What originally started as a method for providing some elements with browser-specific styling has changed a lot. You can find an example-strewn comparison between V0 and V1, as written by one of the W3C authors, here(1). The official, really dull description of Shadow DOM can be found at W3C(2).
When gathering information on this subject, I noticed that many of the blogs using the V1 specs were using broken demo code. There have been some changes to the specs before finalization that weren’t picked up in time. For example, you can now have at most one shadow DOM per element. Some elements no longer accept shadow DOMs at all: any element that the browser already injects with a shadow DOM, you cannot. The only elements that accept a shadow DOM are article, aside, blockquote, body, div, footer, h1, h2, h3, h4, h5, h6, header, main, nav, p, section and span.
You can check the actual support for Shadow DOM V1 across all available browser on the CanIUse (7) site.
Shadow DOM benefits
- It is an isolated DOM element and cannot be accidentally accessed by using greedy querySelectors.
- The shadow DOM CSS does not affect the rest of the page. So, you can work with simple selectors without running the risk of style name clashes. This makes it ideal for use in components. The component can still reply on styles passed to it from the host if desired.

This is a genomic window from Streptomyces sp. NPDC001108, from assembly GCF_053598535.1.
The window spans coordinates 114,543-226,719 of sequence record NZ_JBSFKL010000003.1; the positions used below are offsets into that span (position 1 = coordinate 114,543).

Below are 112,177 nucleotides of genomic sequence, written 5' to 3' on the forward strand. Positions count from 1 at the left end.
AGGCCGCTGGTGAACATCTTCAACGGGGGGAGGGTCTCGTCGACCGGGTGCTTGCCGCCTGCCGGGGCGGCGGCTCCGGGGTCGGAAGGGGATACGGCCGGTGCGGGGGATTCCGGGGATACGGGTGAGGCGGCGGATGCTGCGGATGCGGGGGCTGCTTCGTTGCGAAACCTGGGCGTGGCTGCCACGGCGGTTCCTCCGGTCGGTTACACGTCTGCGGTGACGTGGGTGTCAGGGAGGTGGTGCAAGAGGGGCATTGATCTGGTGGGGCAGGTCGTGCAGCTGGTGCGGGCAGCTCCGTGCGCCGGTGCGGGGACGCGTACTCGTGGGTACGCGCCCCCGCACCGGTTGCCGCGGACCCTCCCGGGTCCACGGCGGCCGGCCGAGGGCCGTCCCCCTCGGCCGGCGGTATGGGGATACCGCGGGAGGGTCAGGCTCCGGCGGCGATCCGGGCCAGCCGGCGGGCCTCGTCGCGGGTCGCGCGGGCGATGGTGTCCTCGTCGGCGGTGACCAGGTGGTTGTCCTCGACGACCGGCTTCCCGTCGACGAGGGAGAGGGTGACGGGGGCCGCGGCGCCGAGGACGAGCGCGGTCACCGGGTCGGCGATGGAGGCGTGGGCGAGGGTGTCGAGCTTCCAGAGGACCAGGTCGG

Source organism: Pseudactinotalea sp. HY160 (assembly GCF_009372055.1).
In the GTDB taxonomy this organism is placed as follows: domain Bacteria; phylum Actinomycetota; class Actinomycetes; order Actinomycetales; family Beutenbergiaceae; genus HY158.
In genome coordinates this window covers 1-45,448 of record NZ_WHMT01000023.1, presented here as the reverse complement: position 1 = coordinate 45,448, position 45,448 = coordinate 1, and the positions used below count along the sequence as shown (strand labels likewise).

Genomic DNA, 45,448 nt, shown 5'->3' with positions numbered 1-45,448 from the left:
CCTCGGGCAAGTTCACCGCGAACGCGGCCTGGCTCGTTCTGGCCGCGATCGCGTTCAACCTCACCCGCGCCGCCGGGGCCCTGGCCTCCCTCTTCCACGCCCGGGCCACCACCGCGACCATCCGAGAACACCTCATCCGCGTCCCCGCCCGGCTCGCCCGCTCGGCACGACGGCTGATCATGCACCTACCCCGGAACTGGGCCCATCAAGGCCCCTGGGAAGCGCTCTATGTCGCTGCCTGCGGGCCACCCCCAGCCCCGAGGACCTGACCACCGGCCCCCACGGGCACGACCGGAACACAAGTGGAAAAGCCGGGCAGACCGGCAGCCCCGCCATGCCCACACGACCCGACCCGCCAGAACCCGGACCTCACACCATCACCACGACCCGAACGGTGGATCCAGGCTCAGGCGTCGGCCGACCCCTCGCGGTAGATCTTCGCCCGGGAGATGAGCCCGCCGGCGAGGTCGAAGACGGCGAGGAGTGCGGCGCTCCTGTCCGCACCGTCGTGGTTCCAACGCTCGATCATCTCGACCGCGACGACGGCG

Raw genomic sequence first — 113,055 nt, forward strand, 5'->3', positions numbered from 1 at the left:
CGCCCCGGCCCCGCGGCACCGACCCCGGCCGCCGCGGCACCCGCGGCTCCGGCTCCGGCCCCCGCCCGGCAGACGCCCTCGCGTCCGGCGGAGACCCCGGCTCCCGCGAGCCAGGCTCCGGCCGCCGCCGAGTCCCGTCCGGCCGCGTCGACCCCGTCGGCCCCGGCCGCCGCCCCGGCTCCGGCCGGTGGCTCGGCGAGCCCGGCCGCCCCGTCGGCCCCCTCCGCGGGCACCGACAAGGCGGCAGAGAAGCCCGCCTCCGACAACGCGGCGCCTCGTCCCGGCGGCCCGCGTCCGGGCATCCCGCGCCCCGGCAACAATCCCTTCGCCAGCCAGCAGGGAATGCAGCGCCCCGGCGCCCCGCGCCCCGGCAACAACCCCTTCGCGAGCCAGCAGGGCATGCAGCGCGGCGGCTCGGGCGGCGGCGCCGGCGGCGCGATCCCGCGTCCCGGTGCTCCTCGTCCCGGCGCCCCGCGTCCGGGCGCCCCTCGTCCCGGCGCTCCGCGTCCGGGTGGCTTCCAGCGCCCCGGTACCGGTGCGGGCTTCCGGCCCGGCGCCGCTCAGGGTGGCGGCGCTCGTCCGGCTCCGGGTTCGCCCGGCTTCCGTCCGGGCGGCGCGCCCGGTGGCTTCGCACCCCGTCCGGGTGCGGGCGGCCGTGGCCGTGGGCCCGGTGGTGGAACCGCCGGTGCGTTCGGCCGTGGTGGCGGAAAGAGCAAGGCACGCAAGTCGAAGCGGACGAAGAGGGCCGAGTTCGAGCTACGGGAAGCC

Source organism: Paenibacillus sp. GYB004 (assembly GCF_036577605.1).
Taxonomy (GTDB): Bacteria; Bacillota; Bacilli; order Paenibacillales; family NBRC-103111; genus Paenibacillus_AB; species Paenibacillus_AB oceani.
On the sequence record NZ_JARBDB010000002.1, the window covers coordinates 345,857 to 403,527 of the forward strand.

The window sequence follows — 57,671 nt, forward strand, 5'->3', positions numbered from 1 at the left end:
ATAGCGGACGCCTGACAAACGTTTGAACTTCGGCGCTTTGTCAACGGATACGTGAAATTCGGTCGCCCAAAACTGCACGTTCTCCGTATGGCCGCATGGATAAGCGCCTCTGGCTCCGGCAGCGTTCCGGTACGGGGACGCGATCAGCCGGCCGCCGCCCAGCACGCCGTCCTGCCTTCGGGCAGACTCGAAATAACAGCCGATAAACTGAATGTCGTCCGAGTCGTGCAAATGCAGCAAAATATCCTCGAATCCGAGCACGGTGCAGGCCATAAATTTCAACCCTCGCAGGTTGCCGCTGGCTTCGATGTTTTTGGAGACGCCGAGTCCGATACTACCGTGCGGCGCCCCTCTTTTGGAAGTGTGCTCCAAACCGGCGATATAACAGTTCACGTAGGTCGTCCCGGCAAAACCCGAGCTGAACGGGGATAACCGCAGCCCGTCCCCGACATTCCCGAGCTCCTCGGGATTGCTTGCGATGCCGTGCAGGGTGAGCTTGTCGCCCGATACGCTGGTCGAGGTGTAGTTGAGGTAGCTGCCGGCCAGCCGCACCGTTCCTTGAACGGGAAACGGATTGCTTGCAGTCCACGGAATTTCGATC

- Events that happen in the shadow DOM are invisible to the host, unless specifically exposed. They then appear to originate from the element containing the shadow tree instead of the actual element inside the shadow tree.
- Browser support is not universal. Chrome, Firefox, Opera, Safari and the Android browser support shadow DOM V1 for the most part. IE will never have it natively. Edge will support it once it’s running on the Chromium engine.
- You can polyfill shadow DOM support, but it comes with a hefty performance hit: it will perform a lot slower than native support. You can find the polyfill script on webcomponentsJS(4) (along with other interesting implementations of shadow DOM).
How do I actually use this thing?
Using the shadow DOM itself is pretty simple. An example: